When Robert Barden-Powell, the founder of Scouts was asked the question,
“Prepared for what?” he replied, “Why, for any old thing,”
Successful pay negotiations is a perfect time to be like Barden-Powell and be prepared for anything. Preparedness begins with thoroughly (and as objectively as possible) doing your research.
Know what you are worth!
Know the market value of your skills. What do others in your field earn? What do their competitors pay? How many people with your skills are available in the current market?
Not sure where to find this information? Here are are few places to start:
- Look at local job sites (trick to try – change the dollar value in the search criteria and see when jobs like yours appear and disappear),
- Ask recruitment consultants specialising in your industry or profession,
- Look to the guides published regularly by the big recruitment brands e.g Hays, or Hudson,
- Look to government statistics
- Ask friends in the industry.
Also consider other factors that might influence pay e.g. is the organisation not-for-profit or government? If so, how might this influence expectations?
Now, get specific and see what you can understand about exactly how your skills might add to the organisation’s bottom line. Then get even more specific and research what challenges or current benefits are affecting the organisation and their market.
Know what you are entitled to
Understand your legal entitlements. Avoid being seduced by false offers/ We have heard of candidates being ‘sold’ basic legal entitlements as if there were bonuses e.g. four weeks annual leave or matching your retirement savings up to 3% of your salary.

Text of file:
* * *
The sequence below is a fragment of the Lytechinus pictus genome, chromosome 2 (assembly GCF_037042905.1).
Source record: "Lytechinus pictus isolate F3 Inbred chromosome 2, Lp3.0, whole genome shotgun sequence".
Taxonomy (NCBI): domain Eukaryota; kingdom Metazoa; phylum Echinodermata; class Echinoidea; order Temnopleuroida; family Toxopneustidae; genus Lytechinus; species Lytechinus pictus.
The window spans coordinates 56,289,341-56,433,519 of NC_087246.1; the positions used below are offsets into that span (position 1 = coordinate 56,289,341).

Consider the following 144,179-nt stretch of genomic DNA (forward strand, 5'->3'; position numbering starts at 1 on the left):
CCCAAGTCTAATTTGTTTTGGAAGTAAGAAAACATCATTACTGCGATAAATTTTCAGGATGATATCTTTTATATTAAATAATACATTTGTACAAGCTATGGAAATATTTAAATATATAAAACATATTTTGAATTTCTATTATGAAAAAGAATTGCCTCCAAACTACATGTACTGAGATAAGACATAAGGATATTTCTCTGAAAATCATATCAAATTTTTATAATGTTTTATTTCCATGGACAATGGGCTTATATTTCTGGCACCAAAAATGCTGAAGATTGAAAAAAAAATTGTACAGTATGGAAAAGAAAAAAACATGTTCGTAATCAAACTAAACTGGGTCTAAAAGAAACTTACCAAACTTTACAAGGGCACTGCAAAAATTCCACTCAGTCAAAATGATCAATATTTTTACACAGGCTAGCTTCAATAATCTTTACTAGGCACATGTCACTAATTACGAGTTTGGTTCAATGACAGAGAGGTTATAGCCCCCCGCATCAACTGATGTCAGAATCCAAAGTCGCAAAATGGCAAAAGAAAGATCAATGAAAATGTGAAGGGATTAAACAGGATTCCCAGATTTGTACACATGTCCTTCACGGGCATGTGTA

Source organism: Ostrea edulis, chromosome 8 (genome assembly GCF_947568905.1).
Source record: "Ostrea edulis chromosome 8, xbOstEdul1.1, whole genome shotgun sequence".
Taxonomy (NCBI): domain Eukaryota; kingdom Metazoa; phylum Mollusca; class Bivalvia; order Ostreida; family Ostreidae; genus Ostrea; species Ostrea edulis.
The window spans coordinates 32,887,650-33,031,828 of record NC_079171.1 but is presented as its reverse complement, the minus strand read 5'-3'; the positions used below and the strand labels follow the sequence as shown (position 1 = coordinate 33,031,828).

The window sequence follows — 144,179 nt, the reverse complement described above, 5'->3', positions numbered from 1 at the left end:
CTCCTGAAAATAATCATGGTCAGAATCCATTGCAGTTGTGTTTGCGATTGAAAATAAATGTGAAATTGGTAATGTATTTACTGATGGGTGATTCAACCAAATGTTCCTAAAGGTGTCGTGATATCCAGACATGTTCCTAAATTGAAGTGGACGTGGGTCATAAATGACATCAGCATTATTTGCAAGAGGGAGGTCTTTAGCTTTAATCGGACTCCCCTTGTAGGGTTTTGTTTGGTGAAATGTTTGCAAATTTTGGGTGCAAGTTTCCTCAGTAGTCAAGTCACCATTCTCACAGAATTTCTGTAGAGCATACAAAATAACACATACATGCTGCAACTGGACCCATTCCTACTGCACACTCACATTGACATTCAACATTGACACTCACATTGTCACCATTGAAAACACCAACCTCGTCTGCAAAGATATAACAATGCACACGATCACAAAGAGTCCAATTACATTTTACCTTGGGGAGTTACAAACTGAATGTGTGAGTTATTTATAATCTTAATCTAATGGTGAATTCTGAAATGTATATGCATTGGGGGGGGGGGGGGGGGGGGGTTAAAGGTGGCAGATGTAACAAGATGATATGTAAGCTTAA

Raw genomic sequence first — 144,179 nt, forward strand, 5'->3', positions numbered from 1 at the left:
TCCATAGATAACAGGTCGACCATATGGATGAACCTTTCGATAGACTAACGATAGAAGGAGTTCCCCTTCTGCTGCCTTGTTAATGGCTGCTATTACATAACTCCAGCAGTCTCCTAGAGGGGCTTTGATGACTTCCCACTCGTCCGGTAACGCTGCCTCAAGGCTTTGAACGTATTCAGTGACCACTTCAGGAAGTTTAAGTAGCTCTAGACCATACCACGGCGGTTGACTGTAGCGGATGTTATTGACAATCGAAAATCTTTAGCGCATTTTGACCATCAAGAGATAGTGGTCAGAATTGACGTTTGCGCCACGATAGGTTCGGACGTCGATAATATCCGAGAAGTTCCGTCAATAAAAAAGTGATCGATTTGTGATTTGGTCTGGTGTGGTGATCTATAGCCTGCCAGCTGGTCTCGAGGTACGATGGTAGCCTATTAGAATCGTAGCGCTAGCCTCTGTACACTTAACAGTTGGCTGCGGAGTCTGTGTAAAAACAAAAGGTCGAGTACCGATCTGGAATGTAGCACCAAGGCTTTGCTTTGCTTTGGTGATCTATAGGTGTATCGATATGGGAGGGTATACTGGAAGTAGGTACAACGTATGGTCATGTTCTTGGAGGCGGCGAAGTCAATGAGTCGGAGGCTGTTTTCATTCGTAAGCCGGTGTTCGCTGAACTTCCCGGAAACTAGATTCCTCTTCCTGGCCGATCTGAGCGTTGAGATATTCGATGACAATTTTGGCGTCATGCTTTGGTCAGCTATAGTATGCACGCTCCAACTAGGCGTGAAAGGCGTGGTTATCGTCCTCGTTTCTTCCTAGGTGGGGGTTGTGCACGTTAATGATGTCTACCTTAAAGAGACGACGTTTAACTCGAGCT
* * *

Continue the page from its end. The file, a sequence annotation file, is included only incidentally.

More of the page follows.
Be clear on your own bottom line
What are your top and bottom figures and conditions? Remember top figure is what you would ideally like and the bottom figure is the point at which you will walk away from the negotiation.
If you are not prepared to walk away, it is not your bottom line.
Back up your expectations with reasons.
Be prepared to share your research information and its sources.
To be able to say,
“I believe the position is worth $X as it involves similar skills, attributes and level of experience to X position as currently assessed by X organisation” is likely to be more persuasive than, “I believe I am worth $X”
Be like a Scout.
Show up to negotiations as prepared as you would for a mountain trek, albeit with slightly different provisions i.e. don’t bring a thermos of tea to the negotiations, even if you expect them to be long and cold.
Good luck out there in the wilderness of pay and conditions negotiations.
Links and all that Jazz
Next up How to negotiate like a woman: Think of others.
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